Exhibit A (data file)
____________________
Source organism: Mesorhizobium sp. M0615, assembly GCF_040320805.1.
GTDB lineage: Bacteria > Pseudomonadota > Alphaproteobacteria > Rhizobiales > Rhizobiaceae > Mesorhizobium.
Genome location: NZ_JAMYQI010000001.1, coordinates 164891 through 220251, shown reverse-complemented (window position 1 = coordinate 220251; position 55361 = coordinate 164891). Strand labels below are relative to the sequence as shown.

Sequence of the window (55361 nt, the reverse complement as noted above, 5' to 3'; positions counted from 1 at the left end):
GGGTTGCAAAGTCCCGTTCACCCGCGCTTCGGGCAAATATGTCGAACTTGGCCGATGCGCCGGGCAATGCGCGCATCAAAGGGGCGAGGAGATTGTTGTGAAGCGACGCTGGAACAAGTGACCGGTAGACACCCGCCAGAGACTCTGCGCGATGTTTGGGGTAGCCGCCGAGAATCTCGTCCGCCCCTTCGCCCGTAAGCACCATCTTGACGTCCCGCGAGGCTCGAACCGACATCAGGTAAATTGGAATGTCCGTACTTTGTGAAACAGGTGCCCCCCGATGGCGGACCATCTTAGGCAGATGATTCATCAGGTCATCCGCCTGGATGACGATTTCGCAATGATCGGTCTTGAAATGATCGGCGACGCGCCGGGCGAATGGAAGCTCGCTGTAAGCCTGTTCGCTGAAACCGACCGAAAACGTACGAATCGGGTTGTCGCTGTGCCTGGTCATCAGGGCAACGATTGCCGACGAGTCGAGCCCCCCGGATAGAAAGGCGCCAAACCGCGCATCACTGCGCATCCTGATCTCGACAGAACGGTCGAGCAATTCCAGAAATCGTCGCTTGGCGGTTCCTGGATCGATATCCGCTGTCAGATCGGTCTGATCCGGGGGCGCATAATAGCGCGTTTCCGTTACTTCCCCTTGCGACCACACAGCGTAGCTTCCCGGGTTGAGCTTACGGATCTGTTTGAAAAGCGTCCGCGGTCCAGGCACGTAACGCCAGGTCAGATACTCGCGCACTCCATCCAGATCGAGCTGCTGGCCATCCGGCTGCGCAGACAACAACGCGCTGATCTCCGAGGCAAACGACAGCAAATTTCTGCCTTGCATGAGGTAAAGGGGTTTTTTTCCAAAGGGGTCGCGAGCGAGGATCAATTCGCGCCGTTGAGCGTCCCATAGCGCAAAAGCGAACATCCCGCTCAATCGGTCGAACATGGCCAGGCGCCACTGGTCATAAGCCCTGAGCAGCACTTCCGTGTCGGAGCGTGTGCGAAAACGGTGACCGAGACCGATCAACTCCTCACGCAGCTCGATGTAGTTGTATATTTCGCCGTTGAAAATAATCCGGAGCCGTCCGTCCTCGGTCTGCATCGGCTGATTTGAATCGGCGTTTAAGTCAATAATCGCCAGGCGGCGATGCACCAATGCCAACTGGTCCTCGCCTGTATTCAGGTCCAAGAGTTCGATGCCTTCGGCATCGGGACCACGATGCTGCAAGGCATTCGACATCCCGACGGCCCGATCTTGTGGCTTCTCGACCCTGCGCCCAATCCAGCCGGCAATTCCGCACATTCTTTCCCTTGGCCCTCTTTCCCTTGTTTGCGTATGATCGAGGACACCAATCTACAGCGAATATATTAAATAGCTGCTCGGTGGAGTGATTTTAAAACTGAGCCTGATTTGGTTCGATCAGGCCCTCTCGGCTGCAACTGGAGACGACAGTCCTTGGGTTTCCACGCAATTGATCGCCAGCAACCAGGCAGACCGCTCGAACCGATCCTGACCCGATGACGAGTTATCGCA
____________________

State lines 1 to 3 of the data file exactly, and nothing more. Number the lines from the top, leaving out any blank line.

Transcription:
Source organism: Mesorhizobium sp. M0615, assembly GCF_040320805.1.
GTDB lineage: Bacteria > Pseudomonadota > Alphaproteobacteria > Rhizobiales > Rhizobiaceae > Mesorhizobium.
Genome location: NZ_JAMYQI010000001.1, coordinates 164891 through 220251, shown reverse-complemented (window position 1 = coordinate 220251; position 55361 = coordinate 164891). Strand labels below are relative to the sequence as shown.